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Old 8th March 2006, 03:02 PM   #11
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I find in practice that having 2x4700uF power supply capacitance is sufficient to support 10Hz without adverse effects. Most people round here have much more than that in their supplies!

Where it makes sense to have some countermeasure is when using an SMPS that has all storage capacitance on the primary side. Many of these supplies don't even like having anything more than a few 100uF on the secondary side. In this case, pumping is a real issue.
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Old 9th March 2006, 04:58 AM   #12
ssanmor is offline ssanmor  Spain
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I fully agree with Bruno (as almost ever)

You can see lots of SMPS's out there where output capacitance is ridiculous and the designers feel justified by just adding feedback (or conversely, they add only a few uF at the output because they are not able to make the feedback loop stable with more capacitance).
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Old 9th March 2006, 11:56 AM   #13
ghemink is offline ghemink  Netherlands
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Quote:
Originally posted by ssanmor
I am a bit surprised about why people really cares so much about bus supply pumping. IMHO it is not a problem in practice.
I have been testing a lot of class-D amplifiers at quite high power levels (up to 1300W in bridge-mode) with reasonable capacitance in the (linear) PSU (2x20000uF or so) and NEVER had any problems with bus pumping, even with large power at low frequency (_BIG_ PA subwoofers)
???

With a SMPS you won't have problems either if it is regulated and is properly designed, I bet you definitely don't need the switched voltage balancer. Our SPS80 PSU (that is being produced and will become available in a month or so :-) performs very well in this aspect too and you won't see the rails increasing. It has 6600uF per rail output capacitance.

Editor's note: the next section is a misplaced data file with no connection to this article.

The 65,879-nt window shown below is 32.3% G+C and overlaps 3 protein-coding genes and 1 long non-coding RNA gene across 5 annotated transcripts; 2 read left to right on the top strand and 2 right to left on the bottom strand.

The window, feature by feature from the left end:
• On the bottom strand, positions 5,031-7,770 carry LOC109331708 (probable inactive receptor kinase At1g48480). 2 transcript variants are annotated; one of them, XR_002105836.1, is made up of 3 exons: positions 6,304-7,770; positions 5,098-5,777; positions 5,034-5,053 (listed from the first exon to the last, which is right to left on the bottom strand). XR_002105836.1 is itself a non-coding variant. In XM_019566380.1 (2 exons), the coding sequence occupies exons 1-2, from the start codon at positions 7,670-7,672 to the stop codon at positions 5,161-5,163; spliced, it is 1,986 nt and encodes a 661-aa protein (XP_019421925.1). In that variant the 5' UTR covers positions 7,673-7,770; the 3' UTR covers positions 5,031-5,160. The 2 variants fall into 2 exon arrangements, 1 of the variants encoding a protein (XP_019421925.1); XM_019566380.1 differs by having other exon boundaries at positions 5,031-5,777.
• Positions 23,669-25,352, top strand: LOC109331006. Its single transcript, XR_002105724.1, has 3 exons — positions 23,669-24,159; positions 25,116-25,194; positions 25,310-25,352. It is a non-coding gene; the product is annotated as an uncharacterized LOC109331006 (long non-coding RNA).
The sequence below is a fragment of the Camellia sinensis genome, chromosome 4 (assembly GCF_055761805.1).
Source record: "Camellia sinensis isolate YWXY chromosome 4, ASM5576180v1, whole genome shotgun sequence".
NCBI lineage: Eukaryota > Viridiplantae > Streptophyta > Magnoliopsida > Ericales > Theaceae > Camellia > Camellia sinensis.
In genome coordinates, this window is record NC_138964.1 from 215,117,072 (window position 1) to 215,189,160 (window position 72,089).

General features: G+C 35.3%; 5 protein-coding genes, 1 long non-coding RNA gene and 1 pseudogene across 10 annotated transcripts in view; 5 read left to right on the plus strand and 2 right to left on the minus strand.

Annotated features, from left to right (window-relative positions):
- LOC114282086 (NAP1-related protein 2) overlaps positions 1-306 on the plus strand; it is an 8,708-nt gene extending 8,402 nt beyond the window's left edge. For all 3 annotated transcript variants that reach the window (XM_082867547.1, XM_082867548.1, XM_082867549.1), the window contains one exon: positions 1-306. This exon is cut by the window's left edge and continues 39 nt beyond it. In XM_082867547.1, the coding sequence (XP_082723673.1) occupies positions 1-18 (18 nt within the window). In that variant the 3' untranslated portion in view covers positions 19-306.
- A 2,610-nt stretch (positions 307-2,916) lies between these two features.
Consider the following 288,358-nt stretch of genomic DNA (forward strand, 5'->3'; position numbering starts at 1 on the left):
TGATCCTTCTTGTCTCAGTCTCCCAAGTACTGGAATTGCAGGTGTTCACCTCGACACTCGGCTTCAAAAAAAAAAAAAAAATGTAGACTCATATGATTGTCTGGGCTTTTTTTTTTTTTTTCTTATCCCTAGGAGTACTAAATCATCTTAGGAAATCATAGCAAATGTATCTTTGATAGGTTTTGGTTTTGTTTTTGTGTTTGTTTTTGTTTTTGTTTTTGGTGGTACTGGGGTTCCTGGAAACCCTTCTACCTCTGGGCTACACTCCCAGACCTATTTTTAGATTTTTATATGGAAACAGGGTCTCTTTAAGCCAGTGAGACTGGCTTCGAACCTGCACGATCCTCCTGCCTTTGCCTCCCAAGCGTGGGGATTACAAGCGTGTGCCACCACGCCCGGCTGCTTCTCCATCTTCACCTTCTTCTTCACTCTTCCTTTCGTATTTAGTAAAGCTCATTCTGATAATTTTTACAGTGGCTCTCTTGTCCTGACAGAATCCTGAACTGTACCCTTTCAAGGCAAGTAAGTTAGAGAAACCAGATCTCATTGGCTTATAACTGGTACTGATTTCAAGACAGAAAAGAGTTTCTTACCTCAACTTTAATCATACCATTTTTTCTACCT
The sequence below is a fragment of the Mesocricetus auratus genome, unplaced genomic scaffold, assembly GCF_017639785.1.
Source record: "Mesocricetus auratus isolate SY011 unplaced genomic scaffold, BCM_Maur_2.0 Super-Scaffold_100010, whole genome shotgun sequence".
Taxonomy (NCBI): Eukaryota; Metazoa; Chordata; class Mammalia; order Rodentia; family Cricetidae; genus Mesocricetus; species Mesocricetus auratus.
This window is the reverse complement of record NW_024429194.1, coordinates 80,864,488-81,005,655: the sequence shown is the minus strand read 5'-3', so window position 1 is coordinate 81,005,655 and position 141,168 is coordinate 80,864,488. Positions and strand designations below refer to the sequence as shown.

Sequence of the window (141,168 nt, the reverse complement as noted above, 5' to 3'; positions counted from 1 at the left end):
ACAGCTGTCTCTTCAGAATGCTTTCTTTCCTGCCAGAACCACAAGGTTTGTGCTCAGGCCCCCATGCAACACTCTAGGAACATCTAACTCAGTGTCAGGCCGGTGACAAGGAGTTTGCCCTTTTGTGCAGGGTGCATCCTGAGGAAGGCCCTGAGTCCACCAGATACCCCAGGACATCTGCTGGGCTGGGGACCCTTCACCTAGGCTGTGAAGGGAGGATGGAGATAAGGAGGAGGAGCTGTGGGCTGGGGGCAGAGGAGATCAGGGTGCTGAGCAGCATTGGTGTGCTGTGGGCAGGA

Perhaps Ghemink can also tell us his experience, as he did some deep tests with a SMPS on audio amplifiers, and the PSU he used (K6 SMPS) had very low output capacitance (2x470uF per rail if I recall ok).

Any comments?

Yes, a comment from my side. I actually never used the K6 SMPS supply with that 2x470uF, I modified the feedback loop and added more caps. Besides that, I also used the amps for the woofers in a kind of bridged way. Meaning, the left and right woofer channel sharing the same supply but I'm running both amps out of phase, so in most of the cases (at low frequencies), each amp will pump in the opposite direction. In the my final setup, I plan to use 2 amps for each channel to drive the two woofers per channel. Either in bridge or out of phase to avoid any risk of pumping. I know, I maybe overly cautious, anyway it won't hurt and hypex won't complain as they could sell me more modules that way :-)

In your case with 6600uF per rail there should be no problem. Can't wait to check out your SMPS.

Best regards

Gertjan
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Old 13th August 2007, 10:25 PM   #14
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Quote:
Originally posted by Bruno Putzeys
Any half bridge power stage driven by a *fixed* duty cycle and its "output" (after the inductor of course) shorted to ground will do.

Hi Bruno,

Seems like going balanced output would be a better choice than doing something like a load balancer?
The pumping issue seems to be a mess for a off line switcher since it will go out of regulation unless you can suck current out of the UCD supplies.

I'd think if sticking to single ended, that generating two loosly regulated outputs (perhaps clark converters for PFC) and then a sync buck regulator for each rail would be ideal. That's lots of stuff though. Seems like a balanced/bridged output would be a better cleaner solution.
At any rate, I seems you need some way to store pumping energy and PFC might be a way.

I look forward to seeing SMPS implementation that beats big iron though.
Maybe you should just make a UCD that runs directly off the line! ;>)


Mike
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